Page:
28 Jun How to implement comparative judgement in the classroom
Comparative judgement is a proven alternative method for assessing complex competences such as writing assignments, presentations, portfolios or visual works. But how do you implement comparative judgement in the classroom? Find out in this article!
Research shows that comparative judgement leads to higher reliability than traditional assessment methods. During comparative judgement, for instance, an assessor consistently makes more consistent decisions. And this regardless of the time of day, mood and order of work.
But also differences between assessors are mitigated by the method. You may differ greatly in severity from a colleague, for example. In an analytical and absolute assessment it is then unlikely that you would give the same score to the same piece of work. With comparative judgement, however, there is a good chance that several assessors will point out the same piece of work as the better one in a comparison.
Convinced? Great! But how do you apply comparative judgement in the classroom? These tips will help you on your way!
With comparative judgement, the assessor compares the pieces of work, ideally, in randomly generated pairs. With each comparison, he indicates the better work of the two. Finally, based on all these comparisons, a rank order emerges, with the products ranked from lower to higher quality. If desired, this ranking can be linked to scores.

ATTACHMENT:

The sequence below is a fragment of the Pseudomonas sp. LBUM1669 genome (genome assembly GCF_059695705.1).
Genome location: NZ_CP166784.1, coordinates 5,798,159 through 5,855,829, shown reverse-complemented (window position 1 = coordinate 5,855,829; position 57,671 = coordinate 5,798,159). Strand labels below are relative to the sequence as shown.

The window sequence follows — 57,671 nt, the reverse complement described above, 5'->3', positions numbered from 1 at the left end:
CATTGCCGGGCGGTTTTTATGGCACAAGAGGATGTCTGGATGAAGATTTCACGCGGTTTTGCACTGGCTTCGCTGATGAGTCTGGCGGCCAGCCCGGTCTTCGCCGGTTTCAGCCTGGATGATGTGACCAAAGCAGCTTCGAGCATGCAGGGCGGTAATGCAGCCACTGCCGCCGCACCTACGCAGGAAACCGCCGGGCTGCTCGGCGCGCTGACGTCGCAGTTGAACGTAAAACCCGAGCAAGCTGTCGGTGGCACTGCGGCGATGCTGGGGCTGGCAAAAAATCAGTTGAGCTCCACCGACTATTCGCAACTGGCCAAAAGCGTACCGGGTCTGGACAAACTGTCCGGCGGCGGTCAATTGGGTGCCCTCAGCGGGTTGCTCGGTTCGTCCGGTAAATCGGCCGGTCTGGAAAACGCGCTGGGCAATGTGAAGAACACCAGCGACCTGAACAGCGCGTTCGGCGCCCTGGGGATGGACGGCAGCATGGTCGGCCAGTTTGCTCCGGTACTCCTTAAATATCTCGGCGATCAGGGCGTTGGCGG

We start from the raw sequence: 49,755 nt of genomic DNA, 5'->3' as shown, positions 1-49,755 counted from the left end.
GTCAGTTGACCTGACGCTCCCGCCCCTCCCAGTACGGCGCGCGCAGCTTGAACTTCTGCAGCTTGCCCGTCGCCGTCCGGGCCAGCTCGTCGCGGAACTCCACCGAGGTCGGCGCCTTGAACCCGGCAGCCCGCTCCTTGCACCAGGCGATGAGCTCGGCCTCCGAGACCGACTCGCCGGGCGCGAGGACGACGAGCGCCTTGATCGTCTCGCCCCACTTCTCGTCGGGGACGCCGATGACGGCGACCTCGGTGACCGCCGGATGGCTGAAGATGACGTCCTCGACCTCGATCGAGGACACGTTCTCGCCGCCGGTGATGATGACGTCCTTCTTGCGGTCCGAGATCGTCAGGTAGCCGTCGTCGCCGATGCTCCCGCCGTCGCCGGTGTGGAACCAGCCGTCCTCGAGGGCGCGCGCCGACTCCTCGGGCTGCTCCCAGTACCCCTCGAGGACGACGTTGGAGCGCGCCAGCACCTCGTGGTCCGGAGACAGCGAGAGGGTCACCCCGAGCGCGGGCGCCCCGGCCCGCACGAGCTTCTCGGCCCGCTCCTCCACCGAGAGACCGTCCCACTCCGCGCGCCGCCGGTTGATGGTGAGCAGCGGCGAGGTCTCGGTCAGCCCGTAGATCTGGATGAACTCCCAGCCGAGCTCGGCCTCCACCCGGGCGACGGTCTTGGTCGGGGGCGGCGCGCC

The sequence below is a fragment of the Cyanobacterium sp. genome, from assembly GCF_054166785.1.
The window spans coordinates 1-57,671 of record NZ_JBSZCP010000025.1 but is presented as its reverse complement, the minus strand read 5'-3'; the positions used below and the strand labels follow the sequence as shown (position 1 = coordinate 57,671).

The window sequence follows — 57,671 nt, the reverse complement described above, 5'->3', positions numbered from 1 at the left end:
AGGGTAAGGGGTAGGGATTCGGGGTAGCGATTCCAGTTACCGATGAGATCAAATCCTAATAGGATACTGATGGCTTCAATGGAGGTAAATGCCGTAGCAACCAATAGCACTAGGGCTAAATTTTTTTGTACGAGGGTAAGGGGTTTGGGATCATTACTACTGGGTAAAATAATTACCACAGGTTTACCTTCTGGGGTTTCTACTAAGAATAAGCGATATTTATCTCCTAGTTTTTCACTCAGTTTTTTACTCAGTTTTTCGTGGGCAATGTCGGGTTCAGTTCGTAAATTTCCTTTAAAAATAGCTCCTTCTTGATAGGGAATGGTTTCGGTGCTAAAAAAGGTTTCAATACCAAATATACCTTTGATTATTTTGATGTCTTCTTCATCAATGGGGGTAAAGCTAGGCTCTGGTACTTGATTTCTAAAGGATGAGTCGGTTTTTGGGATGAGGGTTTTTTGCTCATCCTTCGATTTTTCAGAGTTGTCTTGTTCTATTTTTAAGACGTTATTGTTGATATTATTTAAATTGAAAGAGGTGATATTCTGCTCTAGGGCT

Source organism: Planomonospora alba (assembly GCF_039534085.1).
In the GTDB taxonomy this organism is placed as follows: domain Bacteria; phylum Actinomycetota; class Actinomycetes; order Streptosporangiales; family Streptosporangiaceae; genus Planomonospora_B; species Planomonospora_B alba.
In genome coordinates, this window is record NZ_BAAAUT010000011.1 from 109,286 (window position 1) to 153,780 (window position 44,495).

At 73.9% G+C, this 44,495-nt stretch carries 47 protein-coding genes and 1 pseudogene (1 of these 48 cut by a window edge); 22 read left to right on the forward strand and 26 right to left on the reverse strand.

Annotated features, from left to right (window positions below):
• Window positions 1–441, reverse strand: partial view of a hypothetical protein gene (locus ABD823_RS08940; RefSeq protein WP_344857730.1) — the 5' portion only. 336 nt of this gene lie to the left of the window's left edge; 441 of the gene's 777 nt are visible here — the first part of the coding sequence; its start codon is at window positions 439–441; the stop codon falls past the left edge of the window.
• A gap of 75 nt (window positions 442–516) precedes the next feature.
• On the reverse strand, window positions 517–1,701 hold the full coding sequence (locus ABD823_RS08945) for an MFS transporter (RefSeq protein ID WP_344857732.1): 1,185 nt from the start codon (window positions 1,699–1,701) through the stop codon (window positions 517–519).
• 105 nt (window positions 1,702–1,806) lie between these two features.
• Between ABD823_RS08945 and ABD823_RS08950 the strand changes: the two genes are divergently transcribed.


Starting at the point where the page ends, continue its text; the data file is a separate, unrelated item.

If you have a manageable number of products, about 15 to 20, you can compile the quality scale yourself. There is no need to work pairwise. You simply compare each task with a randomly chosen other task. Then you rank them from lower to higher quality. You only assign scores at the end when the ranking is complete.
Make use of benchmarks
If you have benchmarks available, you can use them as reference points. Such benchmarks are usually tasks from previous years that have already received a value judgement or mark. Compare the new tasks with the benchmarks. Then, you determine the ranking of the new task by giving it a place among the benchmarks.
Work with a comparing tool
When you have more than 20 tasks to assess, it becomes difficult to do the comparative judgement manually. In this case, a tool that supports comparative judgement can help. After the students have uploaded their work, the tool will compile random pairs that the assessors can compare. For a new pair, the algorithm always selects the product that has been compared the least. This ensures that each product is compared an equal number of times. In the end, the tool brings all this input together. The result: a quality scale that ranks the products and reflects the consensus between assessors.